Joe Sarno, born in 1921 in Brooklyn, had a very successful career in sexploitation a genre that he widely contributed to before becoming a mainstream porn director in the 1980's.
His films examined very real questions about hypocrisy and desire among men and women. Sarno's seemingly bizarre takes on romance concern the place of sex in cultural identity by voicing the questions that were being asked by 1960's American counter-culture to their parents - parents who came from a generation that fought World War Two and whose own parents had survived a ravenous Depression.
This generation gap combined with wide spread political corruption, political upheaval, and an unjust war raging in southeast Asia created a need for a dialogue. What better place than the movie theater?
Sarno, a Navy photographer on South Pacific bombing runs during WWII, became a sexploitation director with his first official feature Sin In The Suburbs (1964). His movies catered to the wilder side of square audiences in the "softcore" market. Sarno's early films confronted sexual frigidity and traditionally accepted hypocrisies about love, women and power by shining a high-powered light into an exaggerated version of mainstream American culture - right were it got it on at.
He did so with unusually well crafted films using stark lighting, long takes, and a purposeful focus on character development. This type of rigorous staging achieved a powerful effect with his actors.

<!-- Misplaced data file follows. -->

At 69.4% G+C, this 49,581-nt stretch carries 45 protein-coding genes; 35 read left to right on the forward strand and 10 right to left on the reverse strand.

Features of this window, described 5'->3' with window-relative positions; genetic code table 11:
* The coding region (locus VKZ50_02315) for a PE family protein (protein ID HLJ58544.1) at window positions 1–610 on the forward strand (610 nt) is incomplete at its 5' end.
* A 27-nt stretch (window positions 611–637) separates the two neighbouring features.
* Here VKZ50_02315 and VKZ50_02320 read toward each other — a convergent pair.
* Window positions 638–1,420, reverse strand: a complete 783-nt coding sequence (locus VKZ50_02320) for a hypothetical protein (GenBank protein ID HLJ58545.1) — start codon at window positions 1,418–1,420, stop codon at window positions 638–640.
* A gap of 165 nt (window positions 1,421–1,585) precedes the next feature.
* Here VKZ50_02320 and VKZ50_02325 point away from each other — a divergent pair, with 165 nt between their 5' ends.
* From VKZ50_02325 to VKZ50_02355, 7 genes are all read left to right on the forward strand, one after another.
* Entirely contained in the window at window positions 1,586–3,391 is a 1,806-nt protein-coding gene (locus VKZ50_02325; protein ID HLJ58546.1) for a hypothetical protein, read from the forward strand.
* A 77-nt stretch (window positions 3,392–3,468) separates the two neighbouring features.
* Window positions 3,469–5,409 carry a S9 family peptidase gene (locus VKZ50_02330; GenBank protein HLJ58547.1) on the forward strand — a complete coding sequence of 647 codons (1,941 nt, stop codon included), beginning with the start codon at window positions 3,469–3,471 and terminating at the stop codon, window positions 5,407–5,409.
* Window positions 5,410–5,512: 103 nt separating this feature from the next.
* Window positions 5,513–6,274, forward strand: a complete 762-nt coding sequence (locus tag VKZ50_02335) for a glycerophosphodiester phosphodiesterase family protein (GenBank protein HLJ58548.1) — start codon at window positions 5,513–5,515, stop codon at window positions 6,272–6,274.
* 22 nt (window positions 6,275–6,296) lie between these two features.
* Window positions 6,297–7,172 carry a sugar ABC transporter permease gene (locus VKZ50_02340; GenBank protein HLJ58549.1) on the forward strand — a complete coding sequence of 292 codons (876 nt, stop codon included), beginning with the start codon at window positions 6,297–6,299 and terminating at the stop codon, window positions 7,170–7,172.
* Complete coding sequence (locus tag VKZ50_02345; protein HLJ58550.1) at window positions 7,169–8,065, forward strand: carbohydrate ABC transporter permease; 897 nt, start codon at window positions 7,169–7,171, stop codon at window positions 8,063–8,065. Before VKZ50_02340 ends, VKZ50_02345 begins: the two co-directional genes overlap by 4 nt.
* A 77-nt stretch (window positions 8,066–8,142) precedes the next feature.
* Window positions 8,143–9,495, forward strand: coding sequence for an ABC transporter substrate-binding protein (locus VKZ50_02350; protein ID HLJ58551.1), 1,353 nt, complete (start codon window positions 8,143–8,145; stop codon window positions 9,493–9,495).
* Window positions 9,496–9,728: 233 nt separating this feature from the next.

|"The big thing with films — a film is the result of a human relationship, and when you write it to begin with, it's got to be about a real human relationship ... that's the whole secret of the thing. Without that, you have nothing."|
|- From an interview with Joe Sarno in RE/Search #10: Incredibly Strange Films.|
After spending many years in a tumultuous American culture as a sexploitation director Sarno moved on to the hardcore porn market simply because popular culture had accepted the place for softcore porn in theaters and collectively yawned.
The Love Merchant directed by Joe Sarno in 1966.
As a contemporary of Roger Corman said: "Tits are the cheapest special effect in the business..." and although tame by today's standards Sarno used sexuality with a brilliance that was often mishandled by many of his peers including Corman and Russ Meyer - and undoubtedly is continually mishandled today.
Sin You Sinners (1964)
My Body Hungers (1964)
Red Roses of Passion (1966)
The Love Merchant (1966)
The Love Rebellion (1967)
The Indelicate Balance (1969)
The Young, Erotic Fanny Hill (1970)
Deep Throat 2 (1974) (Rated R!)
Confessions of a Young American Housewife (1974)
Inside Little Oral Annie (1984)
Coming on America (1989)
Screw the Right Thing (1990)
Before his death, at age 89 in 2010, Joe Sarno's work was the subject of many gallery and film fest retrospectives including the New York Underground Film Festival, the Torino Film Festival in Turin, Italy and the Cinémathèque française in Paris.
IMDB, Joe Sarno
RE/Search #10: Incredibly Strange Films
Mondo Digital, Films of Joe Sarno
Jah Sonic, Joe Sarno
RE/Search #10:Incredibly Strange Films Edited by V. Vale, Andrea Juno, Jim Morton RE/Search Publications San Francisco October 1986
Facebook, Red Roses Of Passion